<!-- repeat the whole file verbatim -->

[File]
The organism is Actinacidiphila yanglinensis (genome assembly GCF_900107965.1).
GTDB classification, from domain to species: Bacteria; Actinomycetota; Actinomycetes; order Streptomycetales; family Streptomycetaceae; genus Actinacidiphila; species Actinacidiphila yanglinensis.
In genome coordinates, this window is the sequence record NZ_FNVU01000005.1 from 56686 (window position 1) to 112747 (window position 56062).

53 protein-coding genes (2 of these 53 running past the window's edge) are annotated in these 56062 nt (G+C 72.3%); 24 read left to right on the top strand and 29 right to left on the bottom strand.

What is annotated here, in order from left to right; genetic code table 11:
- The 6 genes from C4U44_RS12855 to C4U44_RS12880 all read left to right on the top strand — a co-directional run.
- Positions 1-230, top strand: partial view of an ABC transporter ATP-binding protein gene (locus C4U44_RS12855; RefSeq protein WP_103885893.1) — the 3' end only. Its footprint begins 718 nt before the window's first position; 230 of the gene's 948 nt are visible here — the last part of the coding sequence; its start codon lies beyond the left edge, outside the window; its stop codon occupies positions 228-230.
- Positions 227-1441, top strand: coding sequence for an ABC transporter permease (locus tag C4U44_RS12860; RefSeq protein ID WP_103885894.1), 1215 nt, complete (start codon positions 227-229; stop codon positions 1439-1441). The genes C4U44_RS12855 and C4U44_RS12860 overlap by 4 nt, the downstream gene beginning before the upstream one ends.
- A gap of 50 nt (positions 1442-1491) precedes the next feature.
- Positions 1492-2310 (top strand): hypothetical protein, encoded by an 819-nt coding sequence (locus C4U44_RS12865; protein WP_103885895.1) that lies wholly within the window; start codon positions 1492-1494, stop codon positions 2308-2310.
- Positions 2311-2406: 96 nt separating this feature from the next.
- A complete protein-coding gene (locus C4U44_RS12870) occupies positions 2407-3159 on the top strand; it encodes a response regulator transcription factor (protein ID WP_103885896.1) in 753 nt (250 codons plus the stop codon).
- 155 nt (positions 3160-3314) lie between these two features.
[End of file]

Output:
The organism is Actinacidiphila yanglinensis (genome assembly GCF_900107965.1).
GTDB classification, from domain to species: Bacteria; Actinomycetota; Actinomycetes; order Streptomycetales; family Streptomycetaceae; genus Actinacidiphila; species Actinacidiphila yanglinensis.
In genome coordinates, this window is the sequence record NZ_FNVU01000005.1 from 56686 (window position 1) to 112747 (window position 56062).

53 protein-coding genes (2 of these 53 running past the window's edge) are annotated in these 56062 nt (G+C 72.3%); 24 read left to right on the top strand and 29 right to left on the bottom strand.

What is annotated here, in order from left to right; genetic code table 11:
- The 6 genes from C4U44_RS12855 to C4U44_RS12880 all read left to right on the top strand — a co-directional run.
- Positions 1-230, top strand: partial view of an ABC transporter ATP-binding protein gene (locus C4U44_RS12855; RefSeq protein WP_103885893.1) — the 3' end only. Its footprint begins 718 nt before the window's first position; 230 of the gene's 948 nt are visible here — the last part of the coding sequence; its start codon lies beyond the left edge, outside the window; its stop codon occupies positions 228-230.
- Positions 227-1441, top strand: coding sequence for an ABC transporter permease (locus tag C4U44_RS12860; RefSeq protein ID WP_103885894.1), 1215 nt, complete (start codon positions 227-229; stop codon positions 1439-1441). The genes C4U44_RS12855 and C4U44_RS12860 overlap by 4 nt, the downstream gene beginning before the upstream one ends.
- A gap of 50 nt (positions 1442-1491) precedes the next feature.
- Positions 1492-2310 (top strand): hypothetical protein, encoded by an 819-nt coding sequence (locus C4U44_RS12865; protein WP_103885895.1) that lies wholly within the window; start codon positions 1492-1494, stop codon positions 2308-2310.
- Positions 2311-2406: 96 nt separating this feature from the next.
- A complete protein-coding gene (locus C4U44_RS12870) occupies positions 2407-3159 on the top strand; it encodes a response regulator transcription factor (protein ID WP_103885896.1) in 753 nt (250 codons plus the stop codon).
- 155 nt (positions 3160-3314) lie between these two features.